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Phenotypic Variability of Wheat and Environmental Share in Soil Salinity Stress [3S] Conditions



ID: <oai:doaj.org/article:a9fd63a3ba78482fa241919ae593e7b2>·DOI: <10.3390/su14148598>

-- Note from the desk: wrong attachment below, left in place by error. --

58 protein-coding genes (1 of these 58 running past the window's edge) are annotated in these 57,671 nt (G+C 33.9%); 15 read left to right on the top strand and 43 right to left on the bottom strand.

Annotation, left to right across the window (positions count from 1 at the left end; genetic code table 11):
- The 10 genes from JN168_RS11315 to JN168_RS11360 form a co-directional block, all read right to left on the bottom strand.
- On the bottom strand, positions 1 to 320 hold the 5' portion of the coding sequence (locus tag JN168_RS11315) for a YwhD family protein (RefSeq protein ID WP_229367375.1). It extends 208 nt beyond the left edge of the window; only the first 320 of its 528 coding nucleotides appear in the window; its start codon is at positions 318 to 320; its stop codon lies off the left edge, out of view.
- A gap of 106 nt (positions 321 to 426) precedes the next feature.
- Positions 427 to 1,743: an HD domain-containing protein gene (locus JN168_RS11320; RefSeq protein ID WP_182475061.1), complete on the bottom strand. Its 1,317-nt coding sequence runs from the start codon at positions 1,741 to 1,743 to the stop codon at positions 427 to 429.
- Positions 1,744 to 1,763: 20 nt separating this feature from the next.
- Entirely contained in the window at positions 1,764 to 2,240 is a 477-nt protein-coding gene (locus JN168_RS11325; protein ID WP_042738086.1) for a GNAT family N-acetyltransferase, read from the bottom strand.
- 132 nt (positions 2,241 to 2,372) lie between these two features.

Through choosing bread wheat genotypes that can be cultivated in less productive areas, one can increase the economic worth of those lands, and increase the area under cultivation for this strategic crop. As a result, more food sources will be available for the growing global population. The phenotypic variation of ear mass and grain mass per ear, as well as the genotype × environment interaction, were studied in 11 wheat (Triticum aestivum L.) cultivars and 1 triticale (Triticosecale W.) cultivar grown under soil salinity stress (3S) during three vegetation seasons. The results of the experiment set on the control variant (solonetz) were compared to the results obtained from soil reclaimed by phosphogypsum in the amount of 25 t × ha−1 and 50 t × ha−1. Using the AMMI analysis of variance, there was found to be a statistically significant influence of additive and non-additive sources of variation on the phenotypic variation of the analyzed traits. Although the local landrace Banatka and the old variety Bankut 1205 did not have high enough genetic capacity to exhibit high values of ear mass, they were well-adapted to 3S. The highest average values of grain mass per ear and the lowest average values of the coefficient of variation were obtained in all test variants under microclimatic condition B. On soil reclaimed by 25 t × ha−1 and 50 t × ha−1 of phosphogypsum, in microclimate C, the genotypes showed the highest stability. The most stable genotypes were Rapsodija and Renesansa. Under 3S, genotype Simonida produced one of the most stable reactions for grain mass per ear.

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